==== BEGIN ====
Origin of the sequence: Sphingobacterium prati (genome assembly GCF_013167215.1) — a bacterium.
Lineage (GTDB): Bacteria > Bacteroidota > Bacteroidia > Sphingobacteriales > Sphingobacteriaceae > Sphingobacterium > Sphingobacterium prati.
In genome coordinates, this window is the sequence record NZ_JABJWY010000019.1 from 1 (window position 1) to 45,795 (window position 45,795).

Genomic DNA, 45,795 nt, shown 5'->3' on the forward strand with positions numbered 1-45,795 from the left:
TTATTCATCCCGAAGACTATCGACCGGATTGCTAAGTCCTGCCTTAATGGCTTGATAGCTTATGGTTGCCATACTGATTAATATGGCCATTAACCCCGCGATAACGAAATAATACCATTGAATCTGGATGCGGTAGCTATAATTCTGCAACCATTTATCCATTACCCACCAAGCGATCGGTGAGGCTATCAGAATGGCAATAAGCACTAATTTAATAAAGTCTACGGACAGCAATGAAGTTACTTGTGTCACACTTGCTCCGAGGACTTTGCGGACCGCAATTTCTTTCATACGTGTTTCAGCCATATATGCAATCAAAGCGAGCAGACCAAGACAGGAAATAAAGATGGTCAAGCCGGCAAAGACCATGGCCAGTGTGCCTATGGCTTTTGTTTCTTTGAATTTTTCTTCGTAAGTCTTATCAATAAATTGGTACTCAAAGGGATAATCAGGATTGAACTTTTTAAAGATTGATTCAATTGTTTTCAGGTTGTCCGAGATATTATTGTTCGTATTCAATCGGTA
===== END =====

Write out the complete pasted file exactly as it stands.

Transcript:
Origin of the sequence: Sphingobacterium prati (genome assembly GCF_013167215.1) — a bacterium.
Lineage (GTDB): Bacteria > Bacteroidota > Bacteroidia > Sphingobacteriales > Sphingobacteriaceae > Sphingobacterium > Sphingobacterium prati.
In genome coordinates, this window is the sequence record NZ_JABJWY010000019.1 from 1 (window position 1) to 45,795 (window position 45,795).

Genomic DNA, 45,795 nt, shown 5'->3' on the forward strand with positions numbered 1-45,795 from the left:
TTATTCATCCCGAAGACTATCGACCGGATTGCTAAGTCCTGCCTTAATGGCTTGATAGCTTATGGTTGCCATACTGATTAATATGGCCATTAACCCCGCGATAACGAAATAATACCATTGAATCTGGATGCGGTAGCTATAATTCTGCAACCATTTATCCATTACCCACCAAGCGATCGGTGAGGCTATCAGAATGGCAATAAGCACTAATTTAATAAAGTCTACGGACAGCAATGAAGTTACTTGTGTCACACTTGCTCCGAGGACTTTGCGGACCGCAATTTCTTTCATACGTGTTTCAGCCATATATGCAATCAAAGCGAGCAGACCAAGACAGGAAATAAAGATGGTCAAGCCGGCAAAGACCATGGCCAGTGTGCCTATGGCTTTTGTTTCTTTGAATTTTTCTTCGTAAGTCTTATCAATAAATTGGTACTCAAAGGGATAATCAGGATTGAACTTTTTAAAGATTGATTCAATTGTTTTCAGGTTGTCCGAGATATTATTGTTCGTATTCAATCGGTA